October 25, 2018
We’d argue that the book is always better than the movie, but in some cases, the film can be just as enjoyable. We’ve rounded up a list of seven spooky (non-romance) books turned into movies, that we loved. Enjoy!
Goosebumps by R.L. Stine
The Goosebumps movie brings to life several of the individual monsters from R.L. Stine’s collection. We loved these books as kids and we still enjoy them today!
About the movie
After moving to a small town, Zach Cooper finds a silver lining when he meets next door neighbor Hannah, the daughter of bestselling Goosebumps series author R.L. Stine. Stine is very strange and mysterious and it turns out for good reason. He is a prisoner of his own imagination – the monsters that his books made famous are real, and Stine protects his readers by keeping them locked up in their books. When Zach unintentionally unleashes the monsters from their manuscripts and they begin to terrorize the town, it’s suddenly up to Stine, Zach, and Hannah to get all of them back in the books where they belong.
The Exorcist by William Peter Blatty
Inspired by a true story of a child’s demonic possession in the 1940s, William Peter Blatty created an iconic novel that focuses on Regan, the eleven-year-old daughter of a movie actress residing in Washington, D.C. A small group of overwhelmed yet determined individuals must rescue Regan from her unspeakable fate, and the drama that ensues is gripping and unfailingly terrifying.
The Shining by Stephen King
Terrible events occur at an isolated hotel in the off season, when a small boy with psychic powers struggles to hold his own against the forces of evil that are driving his father insane.
Frankenstein by Mary Shelley
Frankenstein, an instant bestseller and an important ancestor of both the horror and science fiction genres, not only tells a terrifying story, but also raises profound, disturbing questions about the very nature of life and the place of humankind within the cosmos: What does it mean to be human? What responsibilities do we have to each other? How far can we go in tampering with Nature? In our age, filled with news of organ donation genetic engineering, and bio-terrorism, these questions are more relevant than ever.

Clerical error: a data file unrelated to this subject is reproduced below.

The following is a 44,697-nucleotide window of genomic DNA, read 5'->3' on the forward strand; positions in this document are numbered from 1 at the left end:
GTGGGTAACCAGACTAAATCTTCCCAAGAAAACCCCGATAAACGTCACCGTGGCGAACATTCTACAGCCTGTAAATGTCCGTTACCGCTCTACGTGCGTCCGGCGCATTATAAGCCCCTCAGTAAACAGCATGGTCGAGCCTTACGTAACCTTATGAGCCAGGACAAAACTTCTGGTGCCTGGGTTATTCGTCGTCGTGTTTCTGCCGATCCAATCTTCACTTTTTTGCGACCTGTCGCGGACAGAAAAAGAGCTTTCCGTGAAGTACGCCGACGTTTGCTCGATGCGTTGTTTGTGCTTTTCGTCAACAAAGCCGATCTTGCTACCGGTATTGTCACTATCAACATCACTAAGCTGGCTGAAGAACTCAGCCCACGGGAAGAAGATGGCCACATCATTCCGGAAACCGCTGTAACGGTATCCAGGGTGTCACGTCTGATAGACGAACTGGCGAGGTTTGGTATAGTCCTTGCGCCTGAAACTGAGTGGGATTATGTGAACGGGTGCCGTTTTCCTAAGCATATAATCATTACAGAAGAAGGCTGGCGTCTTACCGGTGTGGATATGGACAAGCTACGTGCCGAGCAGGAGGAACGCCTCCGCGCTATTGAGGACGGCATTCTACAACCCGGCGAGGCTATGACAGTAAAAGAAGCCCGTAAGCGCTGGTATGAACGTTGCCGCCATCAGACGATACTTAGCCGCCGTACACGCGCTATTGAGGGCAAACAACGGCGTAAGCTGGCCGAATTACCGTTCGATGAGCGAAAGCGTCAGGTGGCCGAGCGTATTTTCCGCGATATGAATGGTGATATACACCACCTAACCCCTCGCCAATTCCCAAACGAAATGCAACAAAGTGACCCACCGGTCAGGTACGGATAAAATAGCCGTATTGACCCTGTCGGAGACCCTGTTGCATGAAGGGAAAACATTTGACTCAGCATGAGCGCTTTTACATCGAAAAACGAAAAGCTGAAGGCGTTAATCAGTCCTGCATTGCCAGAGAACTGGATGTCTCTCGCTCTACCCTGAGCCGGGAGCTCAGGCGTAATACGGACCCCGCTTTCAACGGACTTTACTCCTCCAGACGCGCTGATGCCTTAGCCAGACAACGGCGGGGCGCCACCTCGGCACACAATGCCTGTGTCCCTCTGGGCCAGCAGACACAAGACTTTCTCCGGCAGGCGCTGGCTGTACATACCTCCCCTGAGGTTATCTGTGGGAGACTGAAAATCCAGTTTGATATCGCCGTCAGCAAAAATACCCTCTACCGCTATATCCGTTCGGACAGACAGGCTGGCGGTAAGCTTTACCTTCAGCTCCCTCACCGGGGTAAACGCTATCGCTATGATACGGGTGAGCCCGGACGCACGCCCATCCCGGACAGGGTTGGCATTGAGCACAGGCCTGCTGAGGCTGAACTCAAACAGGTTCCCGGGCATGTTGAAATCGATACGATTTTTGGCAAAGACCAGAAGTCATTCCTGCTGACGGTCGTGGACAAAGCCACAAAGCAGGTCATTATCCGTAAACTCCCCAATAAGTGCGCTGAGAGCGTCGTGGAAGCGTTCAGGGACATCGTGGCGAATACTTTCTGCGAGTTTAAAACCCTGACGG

Interview with the Vampire by Anne Rice
Here are the confessions of a vampire. Hypnotic, shocking, and chillingly erotic, this is a novel of mesmerizing beauty and astonishing force—a story of danger and flight, of love and loss, of suspense and resolution, and of the extraordinary power of the senses. It is a novel only Anne Rice could write.
The Legend Of Sleepy Hollow by Washington Irving
“The Legend of Sleepy Hollow” is a short story by American author Washington Irving, contained in his collection of 34 essays and short stories entitled The Sketch Book of Geoffrey Crayon, Gent. Written while Irving was living abroad in Birmingham, England, “The Legend of Sleepy Hollow” was first published in 1820. Along with Irving’s companion piece “Rip Van Winkle”, “The Legend of Sleepy Hollow” is among the earliest examples of American fiction with enduring popularity.
Twilight by Stephenie Meyer
Isabella Swan’s move to Forks, a small, perpetually rainy town in Washington, could have been the most boring move she ever made. But once she meets the mysterious and alluring Edward Cullen, Isabella’s life takes a thrilling and terrifying turn. Up until now, Edward has managed to keep his vampire identity a secret in the small community he lives in, but now nobody is safe, especially Isabella, the person Edward holds most dear. The lovers find themselves balanced precariously on the point of a knife-between desire and danger.Deeply romantic and extraordinarily suspenseful, Twilight captures the struggle between defying our instincts and satisfying our desires. This is a love story with bite.